Space Command

The Air Force Space Command is based at Peterson Air Force Base in Colorado Springs.

Colorado Springs is "extremely well-positioned" to move from the interim home of the U.S. Space Command's headquarters for the next six years to becoming the command's permanent home, Mayor John Suthers said Friday.

Colorado Springs has a ready-made workforce for the command made up of Air Force Academy cadets, who can serve as interns and be stationed there sometime after they graduate, Suthers said during a news conference the day after the city was named one of six finalists to be the command's permanent home. The academy's location adjacent to Colorado Springs creates "tremendous synergies" with the command that are not available anywhere else, he said.

Colorado Springs advances in sweepstakes to house U.S. Space Command

"We could transition to be the permanent home of the U.S. Space Command with very little effort and virtually no additional expense to the U.S. Air Force that would be involved in moving someplace else," Suthers said. "We've also got the private-sector workforce from the aerospace community that have operations here" as an additional benefit the command has if it remains at Peterson Air Force Base.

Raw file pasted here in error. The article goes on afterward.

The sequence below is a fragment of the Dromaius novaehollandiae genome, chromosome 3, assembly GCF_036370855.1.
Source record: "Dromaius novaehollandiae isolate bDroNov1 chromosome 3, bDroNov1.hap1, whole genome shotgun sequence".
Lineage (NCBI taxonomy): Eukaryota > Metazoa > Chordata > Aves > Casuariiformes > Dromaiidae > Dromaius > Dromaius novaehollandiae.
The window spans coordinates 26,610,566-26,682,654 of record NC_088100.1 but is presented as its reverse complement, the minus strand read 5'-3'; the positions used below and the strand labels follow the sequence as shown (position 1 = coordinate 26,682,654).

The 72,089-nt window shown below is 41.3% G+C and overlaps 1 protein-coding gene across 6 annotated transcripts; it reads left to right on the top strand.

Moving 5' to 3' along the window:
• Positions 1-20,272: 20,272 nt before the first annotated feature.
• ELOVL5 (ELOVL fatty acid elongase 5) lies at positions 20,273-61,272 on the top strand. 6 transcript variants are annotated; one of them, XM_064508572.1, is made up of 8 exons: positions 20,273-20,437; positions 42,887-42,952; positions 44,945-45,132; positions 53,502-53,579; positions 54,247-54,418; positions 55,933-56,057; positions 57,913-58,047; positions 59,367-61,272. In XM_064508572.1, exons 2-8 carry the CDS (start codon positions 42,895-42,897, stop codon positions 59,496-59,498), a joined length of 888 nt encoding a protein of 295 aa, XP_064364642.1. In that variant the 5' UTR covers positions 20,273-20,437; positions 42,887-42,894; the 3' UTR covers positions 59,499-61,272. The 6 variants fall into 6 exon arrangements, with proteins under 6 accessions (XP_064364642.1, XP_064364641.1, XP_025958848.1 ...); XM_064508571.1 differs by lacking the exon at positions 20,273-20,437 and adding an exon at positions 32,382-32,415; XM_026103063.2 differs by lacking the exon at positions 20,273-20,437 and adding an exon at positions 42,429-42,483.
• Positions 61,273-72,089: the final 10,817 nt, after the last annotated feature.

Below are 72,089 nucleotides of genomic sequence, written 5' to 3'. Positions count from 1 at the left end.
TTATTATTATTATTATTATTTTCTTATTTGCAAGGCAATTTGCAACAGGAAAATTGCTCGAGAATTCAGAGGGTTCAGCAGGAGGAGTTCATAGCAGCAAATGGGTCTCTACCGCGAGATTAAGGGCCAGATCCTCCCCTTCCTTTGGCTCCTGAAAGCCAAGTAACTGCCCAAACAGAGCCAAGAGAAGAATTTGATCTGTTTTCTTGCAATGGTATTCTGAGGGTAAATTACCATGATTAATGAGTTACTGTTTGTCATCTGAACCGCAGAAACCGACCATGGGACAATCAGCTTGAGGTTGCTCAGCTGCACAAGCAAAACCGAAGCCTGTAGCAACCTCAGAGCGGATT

Colorado Springs is competing with military bases in Alabama, Florida, Nebraska, New Mexico and Texas to land the command's permanent headquarters. A decision is expected in January. Aurora also made a bid for the headquarters, but didn't make the finalist list.

Colorado's case to house U.S. Space Command grows even stronger

Suthers said the rest of the selection process will include answering a detailed questionnaire on educational opportunities, local schools and hospitals, even more detailed than one completed earlier in the process. The process also will include a site visit hosted by the commander of Peterson Air Force Base and a virtual presentation by Suthers and Gov. Jared Polis on the "quality and assets of Colorado Springs and why we would be an appropriate home" for the command.

The stakes in the competition are high — more than 1,500 military personnel at the headquarters and an economic shot in the arm for the military contracting industry worth billions of dollars a year, Suthers said. The National Cybersecurity and the University of Colorado at Colorado Springs would also benefit by the command remaining at its current location, he said.

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Reggie Ash, chief defense development officer of the Colorado Springs Chamber & EDC, said in an interview after the news conference that Colorado Springs would become a "magnet for the aerospace industry" if it is selected for the command's permanent headquarters, with an estimated annual economic impact of more than $1 billion.

"This is worth all of the hard work we are putting into it," Ash said. "There are five other strong competitors that are working hard on this, but they don't have the strong assets we have."

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